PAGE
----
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Suggested Citation:"Caribbean Sea." National Research Council. 1995. Clean Ships, Clean Ports, Clean Oceans: Controlling Garbage and Plastic Wastes at Sea. Washington, DC: The National Academies Press. doi: 10.17226/4769.
Page 326

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APPENDIX E 326 Black Sea The Black Sea is the archetypical anoxic basin (Pickard and Emery, 1990). The surface circulation is defined by an anticlockwise gyre in each of the east and west basins (Pickard and Emery, 1990). It receives a volume of fresh water via river runoff and precipitation that far exceeds the amount of evaporation; consequently, its salinity is depressed (Pinet, 1992). A sharp halocline stratifies the water column; additionally, summer heating creates a thermocline that further intensifies vertical stratification. There is a pronounced density discontinuity at about 100 m (Pinet, 1992). Renewal of the deep water of the Black Sea is very slow, because it occurs via water which flows in along the bottom of the Bosporus. This inflow is so small (193 cubic kilometers (km) per year (Dietrich, 1963) in proportion to the total volume of water that renewal below a depth of 30 m is estimated to take about 2,500 years (Sverdrup et al., 1942). Thus, salinity in the deep sea remains low, representing the equilibrium between influx and vertical convection (Dietrich, 1963). Below a depth of about 200 m, the Black Sea contains large amounts of hydrogen sulfide rather than oxygen. With the exception of anaerobic bacteria, water below this depth is inhospitable to life (Pinet, 1992). Although the residence time of water below the halocline is long, mixing occurs at a faster rate—about once every 100 years, via storm movement of deeper water and surface cooling over the winter, which lessens density stratification (Pinet, 1992). Caribbean Sea The Wider Caribbean special area includes the Caribbean Sea and the Gulf of Mexico. The area consists of a number of deep basins separated by major sills (Clark, 1986). The Caribbean Sea is tropical and experiences little seasonal change. Over much of the area there is a permanent thermocline at about 100 m. Upwelling is not a dominant feature, although there are localized areas where bottom water comes to the surface. Because of the permanent thermocline and lack of upwelling, the Caribbean tends to be nutrient-poor, confining fisheries to the shallow waters (Clark, 1986). There are approximately 60 species of corals in the Caribbean Sea. The second largest coral reef in the world is the 250 km-long barrier reef in the waters off Belize (Pinet, 1992). The greater Caribbean area attracts about 100 million tourists each year (Clark, 1986), with 3 million of those coming on cruise ships (Elder and Pernetta, 1991).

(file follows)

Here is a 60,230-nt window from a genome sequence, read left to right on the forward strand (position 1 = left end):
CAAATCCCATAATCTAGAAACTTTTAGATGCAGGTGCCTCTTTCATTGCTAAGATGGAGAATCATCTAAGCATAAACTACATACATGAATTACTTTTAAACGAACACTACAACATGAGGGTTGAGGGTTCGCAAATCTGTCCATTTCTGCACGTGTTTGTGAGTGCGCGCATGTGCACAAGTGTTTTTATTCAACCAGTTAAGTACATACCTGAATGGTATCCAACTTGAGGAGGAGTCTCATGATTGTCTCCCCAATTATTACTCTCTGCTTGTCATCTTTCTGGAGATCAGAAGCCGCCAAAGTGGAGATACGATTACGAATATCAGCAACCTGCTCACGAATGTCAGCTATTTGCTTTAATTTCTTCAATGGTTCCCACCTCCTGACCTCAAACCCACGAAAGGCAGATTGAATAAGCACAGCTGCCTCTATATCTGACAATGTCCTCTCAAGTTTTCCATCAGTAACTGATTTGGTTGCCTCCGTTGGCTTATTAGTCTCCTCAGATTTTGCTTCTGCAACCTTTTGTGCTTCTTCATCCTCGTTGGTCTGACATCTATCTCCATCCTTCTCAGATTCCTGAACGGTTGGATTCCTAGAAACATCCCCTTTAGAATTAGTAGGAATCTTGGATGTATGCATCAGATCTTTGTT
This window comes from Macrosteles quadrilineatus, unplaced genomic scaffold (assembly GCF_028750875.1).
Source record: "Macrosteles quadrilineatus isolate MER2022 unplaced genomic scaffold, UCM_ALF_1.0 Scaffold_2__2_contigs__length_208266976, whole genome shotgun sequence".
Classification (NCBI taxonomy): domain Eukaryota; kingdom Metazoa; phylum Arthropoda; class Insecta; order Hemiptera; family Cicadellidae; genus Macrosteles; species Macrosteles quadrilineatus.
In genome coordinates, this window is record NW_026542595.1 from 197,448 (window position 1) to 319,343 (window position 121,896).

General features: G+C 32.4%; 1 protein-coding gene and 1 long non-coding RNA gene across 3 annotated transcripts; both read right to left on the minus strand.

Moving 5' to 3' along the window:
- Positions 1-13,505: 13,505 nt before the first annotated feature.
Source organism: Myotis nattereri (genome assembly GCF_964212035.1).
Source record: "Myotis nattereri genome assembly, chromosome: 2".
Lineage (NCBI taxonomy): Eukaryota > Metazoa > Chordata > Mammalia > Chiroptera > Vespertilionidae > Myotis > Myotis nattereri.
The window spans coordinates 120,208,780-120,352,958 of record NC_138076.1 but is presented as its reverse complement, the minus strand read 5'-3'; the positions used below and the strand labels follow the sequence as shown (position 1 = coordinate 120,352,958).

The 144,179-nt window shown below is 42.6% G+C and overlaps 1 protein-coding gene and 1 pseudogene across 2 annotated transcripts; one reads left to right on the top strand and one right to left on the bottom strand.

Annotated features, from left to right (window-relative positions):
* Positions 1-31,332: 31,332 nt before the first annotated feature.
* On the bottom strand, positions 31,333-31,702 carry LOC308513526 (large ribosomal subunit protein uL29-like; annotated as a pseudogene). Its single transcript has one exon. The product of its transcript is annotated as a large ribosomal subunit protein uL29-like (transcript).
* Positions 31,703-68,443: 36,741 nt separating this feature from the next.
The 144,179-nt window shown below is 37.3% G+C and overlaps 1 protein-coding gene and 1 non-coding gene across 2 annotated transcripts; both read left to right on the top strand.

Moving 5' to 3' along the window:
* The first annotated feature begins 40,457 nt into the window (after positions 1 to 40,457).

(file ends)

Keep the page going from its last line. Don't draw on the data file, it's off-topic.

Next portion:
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Marine debris is a serious environmental problem. To do its part, the United States has agreed to abide by the international treaty for garbage control at sea, known as MARPOL 73/78 Annex V.

Clean Ships, Clean Ports, Clean Oceans explores the challenge of translating Annex V into workable laws and regulations for all kinds of ships and boats, from cruise ships to fishing crafts and recreational boats. The volume examines how existing resources can be leveraged into a comprehensive strategy for compliance, including integrated waste management systems and effective enforcement.

Clean Ships, Clean Ports, Clean Oceans describes both progress toward and obstacles to Annex V compliance. The book covers:

  • How shipborne garbage orignates and what happens to garbage discharged into the seas.
  • Effects of discharge on human health, wildlife safety, and aesthetics.
  • Differences in perspective among military, industrial, and recreational seafarers and shoreside facilities.

Clean Ships, Clean Ports, Clean Oceans will be important to marine policymakers, port administrators, ship operations officers, maritime engineers, and marine ecologists.

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